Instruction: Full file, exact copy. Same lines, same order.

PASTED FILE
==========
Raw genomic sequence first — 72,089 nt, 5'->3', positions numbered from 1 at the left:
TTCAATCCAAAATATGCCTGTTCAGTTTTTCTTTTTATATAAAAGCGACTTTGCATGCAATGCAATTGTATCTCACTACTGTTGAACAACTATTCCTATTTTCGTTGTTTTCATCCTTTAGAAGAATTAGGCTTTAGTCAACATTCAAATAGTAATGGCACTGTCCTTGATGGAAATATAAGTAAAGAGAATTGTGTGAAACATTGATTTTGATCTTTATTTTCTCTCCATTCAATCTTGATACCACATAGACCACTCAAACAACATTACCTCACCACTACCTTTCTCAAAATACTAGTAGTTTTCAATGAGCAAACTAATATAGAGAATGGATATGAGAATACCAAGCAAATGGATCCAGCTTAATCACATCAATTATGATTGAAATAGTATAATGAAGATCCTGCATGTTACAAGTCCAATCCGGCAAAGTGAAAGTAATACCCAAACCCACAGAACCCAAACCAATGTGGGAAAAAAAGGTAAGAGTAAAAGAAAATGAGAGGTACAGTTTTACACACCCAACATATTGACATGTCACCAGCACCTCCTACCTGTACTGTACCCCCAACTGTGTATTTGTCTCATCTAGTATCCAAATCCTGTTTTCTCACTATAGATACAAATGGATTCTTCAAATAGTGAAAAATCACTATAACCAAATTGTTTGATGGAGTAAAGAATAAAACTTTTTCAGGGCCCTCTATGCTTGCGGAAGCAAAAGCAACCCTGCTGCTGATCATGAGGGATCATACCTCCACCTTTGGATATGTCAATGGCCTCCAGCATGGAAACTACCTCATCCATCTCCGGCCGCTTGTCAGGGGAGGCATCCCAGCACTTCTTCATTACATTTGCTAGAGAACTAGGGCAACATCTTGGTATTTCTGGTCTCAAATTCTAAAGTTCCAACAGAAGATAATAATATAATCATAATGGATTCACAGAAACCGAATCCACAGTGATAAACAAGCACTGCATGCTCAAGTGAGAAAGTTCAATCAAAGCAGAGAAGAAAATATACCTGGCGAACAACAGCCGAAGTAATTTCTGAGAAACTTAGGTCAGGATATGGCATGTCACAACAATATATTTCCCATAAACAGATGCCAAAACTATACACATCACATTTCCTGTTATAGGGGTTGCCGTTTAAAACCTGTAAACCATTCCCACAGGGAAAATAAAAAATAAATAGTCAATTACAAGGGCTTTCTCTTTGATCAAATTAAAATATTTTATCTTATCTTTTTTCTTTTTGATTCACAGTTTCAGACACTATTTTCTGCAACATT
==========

Raw genomic sequence first — 72,089 nt, 5'->3', positions numbered from 1 at the left:
TTCAATCCAAAATATGCCTGTTCAGTTTTTCTTTTTATATAAAAGCGACTTTGCATGCAATGCAATTGTATCTCACTACTGTTGAACAACTATTCCTATTTTCGTTGTTTTCATCCTTTAGAAGAATTAGGCTTTAGTCAACATTCAAATAGTAATGGCACTGTCCTTGATGGAAATATAAGTAAAGAGAATTGTGTGAAACATTGATTTTGATCTTTATTTTCTCTCCATTCAATCTTGATACCACATAGACCACTCAAACAACATTACCTCACCACTACCTTTCTCAAAATACTAGTAGTTTTCAATGAGCAAACTAATATAGAGAATGGATATGAGAATACCAAGCAAATGGATCCAGCTTAATCACATCAATTATGATTGAAATAGTATAATGAAGATCCTGCATGTTACAAGTCCAATCCGGCAAAGTGAAAGTAATACCCAAACCCACAGAACCCAAACCAATGTGGGAAAAAAAGGTAAGAGTAAAAGAAAATGAGAGGTACAGTTTTACACACCCAACATATTGACATGTCACCAGCACCTCCTACCTGTACTGTACCCCCAACTGTGTATTTGTCTCATCTAGTATCCAAATCCTGTTTTCTCACTATAGATACAAATGGATTCTTCAAATAGTGAAAAATCACTATAACCAAATTGTTTGATGGAGTAAAGAATAAAACTTTTTCAGGGCCCTCTATGCTTGCGGAAGCAAAAGCAACCCTGCTGCTGATCATGAGGGATCATACCTCCACCTTTGGATATGTCAATGGCCTCCAGCATGGAAACTACCTCATCCATCTCCGGCCGCTTGTCAGGGGAGGCATCCCAGCACTTCTTCATTACATTTGCTAGAGAACTAGGGCAACATCTTGGTATTTCTGGTCTCAAATTCTAAAGTTCCAACAGAAGATAATAATATAATCATAATGGATTCACAGAAACCGAATCCACAGTGATAAACAAGCACTGCATGCTCAAGTGAGAAAGTTCAATCAAAGCAGAGAAGAAAATATACCTGGCGAACAACAGCCGAAGTAATTTCTGAGAAACTTAGGTCAGGATATGGCATGTCACAACAATATATTTCCCATAAACAGATGCCAAAACTATACACATCACATTTCCTGTTATAGGGGTTGCCGTTTAAAACCTGTAAACCATTCCCACAGGGAAAATAAAAAATAAATAGTCAATTACAAGGGCTTTCTCTTTGATCAAATTAAAATATTTTATCTTATCTTTTTTCTTTTTGATTCACAGTTTCAGACACTATTTTCTGCAACATT